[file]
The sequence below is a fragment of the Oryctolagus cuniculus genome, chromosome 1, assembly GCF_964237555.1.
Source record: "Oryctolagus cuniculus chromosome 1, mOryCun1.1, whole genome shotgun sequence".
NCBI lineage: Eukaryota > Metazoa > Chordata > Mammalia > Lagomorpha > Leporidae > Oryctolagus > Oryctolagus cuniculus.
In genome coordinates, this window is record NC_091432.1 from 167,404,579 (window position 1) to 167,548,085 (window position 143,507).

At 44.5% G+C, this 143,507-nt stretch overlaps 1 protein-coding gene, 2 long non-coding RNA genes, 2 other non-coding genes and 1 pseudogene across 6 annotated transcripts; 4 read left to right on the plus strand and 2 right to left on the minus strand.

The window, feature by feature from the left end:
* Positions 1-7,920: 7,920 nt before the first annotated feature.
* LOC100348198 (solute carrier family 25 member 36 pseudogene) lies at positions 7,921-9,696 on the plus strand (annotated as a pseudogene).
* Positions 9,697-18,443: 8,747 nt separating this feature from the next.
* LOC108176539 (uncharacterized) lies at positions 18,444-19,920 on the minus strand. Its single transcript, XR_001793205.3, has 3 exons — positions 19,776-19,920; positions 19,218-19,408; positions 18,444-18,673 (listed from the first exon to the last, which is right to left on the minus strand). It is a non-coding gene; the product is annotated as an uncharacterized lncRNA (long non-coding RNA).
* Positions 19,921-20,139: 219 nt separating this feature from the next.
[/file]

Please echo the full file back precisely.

The sequence below is a fragment of the Oryctolagus cuniculus genome, chromosome 1, assembly GCF_964237555.1.
Source record: "Oryctolagus cuniculus chromosome 1, mOryCun1.1, whole genome shotgun sequence".
NCBI lineage: Eukaryota > Metazoa > Chordata > Mammalia > Lagomorpha > Leporidae > Oryctolagus > Oryctolagus cuniculus.
In genome coordinates, this window is record NC_091432.1 from 167,404,579 (window position 1) to 167,548,085 (window position 143,507).

At 44.5% G+C, this 143,507-nt stretch overlaps 1 protein-coding gene, 2 long non-coding RNA genes, 2 other non-coding genes and 1 pseudogene across 6 annotated transcripts; 4 read left to right on the plus strand and 2 right to left on the minus strand.

The window, feature by feature from the left end:
* Positions 1-7,920: 7,920 nt before the first annotated feature.
* LOC100348198 (solute carrier family 25 member 36 pseudogene) lies at positions 7,921-9,696 on the plus strand (annotated as a pseudogene).
* Positions 9,697-18,443: 8,747 nt separating this feature from the next.
* LOC108176539 (uncharacterized) lies at positions 18,444-19,920 on the minus strand. Its single transcript, XR_001793205.3, has 3 exons — positions 19,776-19,920; positions 19,218-19,408; positions 18,444-18,673 (listed from the first exon to the last, which is right to left on the minus strand). It is a non-coding gene; the product is annotated as an uncharacterized lncRNA (long non-coding RNA).
* Positions 19,921-20,139: 219 nt separating this feature from the next.